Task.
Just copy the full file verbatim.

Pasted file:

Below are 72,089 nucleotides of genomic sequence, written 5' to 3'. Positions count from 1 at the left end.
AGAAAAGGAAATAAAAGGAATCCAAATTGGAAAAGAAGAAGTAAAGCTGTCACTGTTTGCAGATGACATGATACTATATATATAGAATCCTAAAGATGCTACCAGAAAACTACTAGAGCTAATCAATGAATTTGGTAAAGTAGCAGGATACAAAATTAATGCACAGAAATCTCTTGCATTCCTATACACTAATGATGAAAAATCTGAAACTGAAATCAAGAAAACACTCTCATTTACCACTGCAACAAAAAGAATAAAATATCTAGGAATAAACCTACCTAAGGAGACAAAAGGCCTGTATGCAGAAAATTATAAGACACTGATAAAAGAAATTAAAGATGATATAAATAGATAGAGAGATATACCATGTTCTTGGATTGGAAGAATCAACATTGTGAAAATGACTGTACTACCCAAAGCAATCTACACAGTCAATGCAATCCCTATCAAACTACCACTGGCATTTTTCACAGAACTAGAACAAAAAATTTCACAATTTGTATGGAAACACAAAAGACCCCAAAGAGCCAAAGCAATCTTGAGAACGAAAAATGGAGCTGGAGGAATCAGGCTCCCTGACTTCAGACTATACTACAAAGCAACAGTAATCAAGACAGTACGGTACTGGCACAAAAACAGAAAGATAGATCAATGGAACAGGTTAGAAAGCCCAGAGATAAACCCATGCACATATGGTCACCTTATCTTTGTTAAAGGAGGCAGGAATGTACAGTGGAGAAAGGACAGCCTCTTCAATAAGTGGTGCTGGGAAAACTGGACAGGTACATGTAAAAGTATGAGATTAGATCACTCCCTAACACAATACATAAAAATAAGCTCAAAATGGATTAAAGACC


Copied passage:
Below are 72,089 nucleotides of genomic sequence, written 5' to 3'. Positions count from 1 at the left end.
AGAAAAGGAAATAAAAGGAATCCAAATTGGAAAAGAAGAAGTAAAGCTGTCACTGTTTGCAGATGACATGATACTATATATATAGAATCCTAAAGATGCTACCAGAAAACTACTAGAGCTAATCAATGAATTTGGTAAAGTAGCAGGATACAAAATTAATGCACAGAAATCTCTTGCATTCCTATACACTAATGATGAAAAATCTGAAACTGAAATCAAGAAAACACTCTCATTTACCACTGCAACAAAAAGAATAAAATATCTAGGAATAAACCTACCTAAGGAGACAAAAGGCCTGTATGCAGAAAATTATAAGACACTGATAAAAGAAATTAAAGATGATATAAATAGATAGAGAGATATACCATGTTCTTGGATTGGAAGAATCAACATTGTGAAAATGACTGTACTACCCAAAGCAATCTACACAGTCAATGCAATCCCTATCAAACTACCACTGGCATTTTTCACAGAACTAGAACAAAAAATTTCACAATTTGTATGGAAACACAAAAGACCCCAAAGAGCCAAAGCAATCTTGAGAACGAAAAATGGAGCTGGAGGAATCAGGCTCCCTGACTTCAGACTATACTACAAAGCAACAGTAATCAAGACAGTACGGTACTGGCACAAAAACAGAAAGATAGATCAATGGAACAGGTTAGAAAGCCCAGAGATAAACCCATGCACATATGGTCACCTTATCTTTGTTAAAGGAGGCAGGAATGTACAGTGGAGAAAGGACAGCCTCTTCAATAAGTGGTGCTGGGAAAACTGGACAGGTACATGTAAAAGTATGAGATTAGATCACTCCCTAACACAATACATAAAAATAAGCTCAAAATGGATTAAAGACC